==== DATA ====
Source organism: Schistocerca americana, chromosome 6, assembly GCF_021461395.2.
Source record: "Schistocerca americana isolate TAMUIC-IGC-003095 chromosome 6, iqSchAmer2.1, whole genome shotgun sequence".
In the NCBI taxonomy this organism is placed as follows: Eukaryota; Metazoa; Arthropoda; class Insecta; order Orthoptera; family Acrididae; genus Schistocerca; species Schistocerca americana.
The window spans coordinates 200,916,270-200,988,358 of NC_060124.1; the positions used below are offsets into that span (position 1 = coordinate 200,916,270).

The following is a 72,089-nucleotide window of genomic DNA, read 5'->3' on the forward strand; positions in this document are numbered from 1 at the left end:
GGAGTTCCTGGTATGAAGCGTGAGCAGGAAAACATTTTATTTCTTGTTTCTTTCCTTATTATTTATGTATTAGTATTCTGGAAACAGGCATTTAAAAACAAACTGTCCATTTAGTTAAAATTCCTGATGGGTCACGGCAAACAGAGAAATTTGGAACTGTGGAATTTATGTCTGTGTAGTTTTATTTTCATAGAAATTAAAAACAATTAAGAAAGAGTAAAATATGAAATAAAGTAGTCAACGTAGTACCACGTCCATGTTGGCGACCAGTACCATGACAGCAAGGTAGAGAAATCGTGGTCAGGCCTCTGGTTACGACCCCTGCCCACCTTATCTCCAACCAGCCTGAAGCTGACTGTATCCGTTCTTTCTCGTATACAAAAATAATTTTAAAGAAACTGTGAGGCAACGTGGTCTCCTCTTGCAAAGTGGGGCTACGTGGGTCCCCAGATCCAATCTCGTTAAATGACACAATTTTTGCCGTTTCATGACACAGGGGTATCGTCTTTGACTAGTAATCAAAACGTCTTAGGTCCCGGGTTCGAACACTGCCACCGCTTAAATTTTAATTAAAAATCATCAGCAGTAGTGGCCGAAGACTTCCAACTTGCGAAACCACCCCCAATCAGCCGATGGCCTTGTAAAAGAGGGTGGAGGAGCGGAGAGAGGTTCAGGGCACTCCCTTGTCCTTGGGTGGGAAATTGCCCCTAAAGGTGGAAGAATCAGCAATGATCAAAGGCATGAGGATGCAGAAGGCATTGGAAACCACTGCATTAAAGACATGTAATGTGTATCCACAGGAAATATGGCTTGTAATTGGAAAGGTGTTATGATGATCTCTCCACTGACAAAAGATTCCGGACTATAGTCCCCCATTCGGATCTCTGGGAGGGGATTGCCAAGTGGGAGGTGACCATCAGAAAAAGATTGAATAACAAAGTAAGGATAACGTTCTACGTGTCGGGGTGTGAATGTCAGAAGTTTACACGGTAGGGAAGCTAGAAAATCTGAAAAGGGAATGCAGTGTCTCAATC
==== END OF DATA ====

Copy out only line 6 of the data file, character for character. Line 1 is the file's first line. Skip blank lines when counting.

GGAGTTCCTGGTATGAAGCGTGAGCAGGAAAACATTTTATTTCTTGTTTCTTTCCTTATTATTTATGTATTAGTATTCTGGAAACAGGCATTTAAAAACAAACTGTCCATTTAGTTAAAATTCCTGATGGGTCACGGCAAACAGAGAAATTTGGAACTGTGGAATTTATGTCTGTGTAGTTTTATTTTCATAGAAATTAAAAACAATTAAGAAAGAGTAAAATATGAAATAAAGTAGTCAACGTAGTACCACGTCCATGTTGGCGACCAGTACCATGACAGCAAGGTAGAGAAATCGTGGTCAGGCCTCTGGTTACGACCCCTGCCCACCTTATCTCCAACCAGCCTGAAGCTGACTGTATCCGTTCTTTCTCGTATACAAAAATAATTTTAAAGAAACTGTGAGGCAACGTGGTCTCCTCTTGCAAAGTGGGGCTACGTGGGTCCCCAGATCCAATCTCGTTAAATGACACAATTTTTGCCGTTTCATGACACAGGGGTATCGTCTTTGACTAGTAATCAAAACGTCTTAGGTCCCGGGTTCGAACACTGCCACCGCTTAAATTTTAATTAAAAATCATCAGCAGTAGTGGCCGAAGACTTCCAACTTGCGAAACCACCCCCAATCAGCCGATGGCCTTGTAAAAGAGGGTGGAGGAGCGGAGAGAGGTTCAGGGCACTCCCTTGTCCTTGGGTGGGAAATTGCCCCTAAAGGTGGAAGAATCAGCAATGATCAAAGGCATGAGGATGCAGAAGGCATTGGAAACCACTGCATTAAAGACATGTAATGTGTATCCACAGGAAATATGGCTTGTAATTGGAAAGGTGTTATGATGATCTCTCCACTGACAAAAGATTCCGGACTATAGTCCCCCATTCGGATCTCTGGGAGGGGATTGCCAAGTGGGAGGTGACCATCAGAAAAAGATTGAATAACAAAGTAAGGATAACGTTCTACGTGTCGGGGTGTGAATGTCAGAAGTTTACACGGTAGGGAAGCTAGAAAATCTGAAAAGGGAATGCAGTGTCTCAATC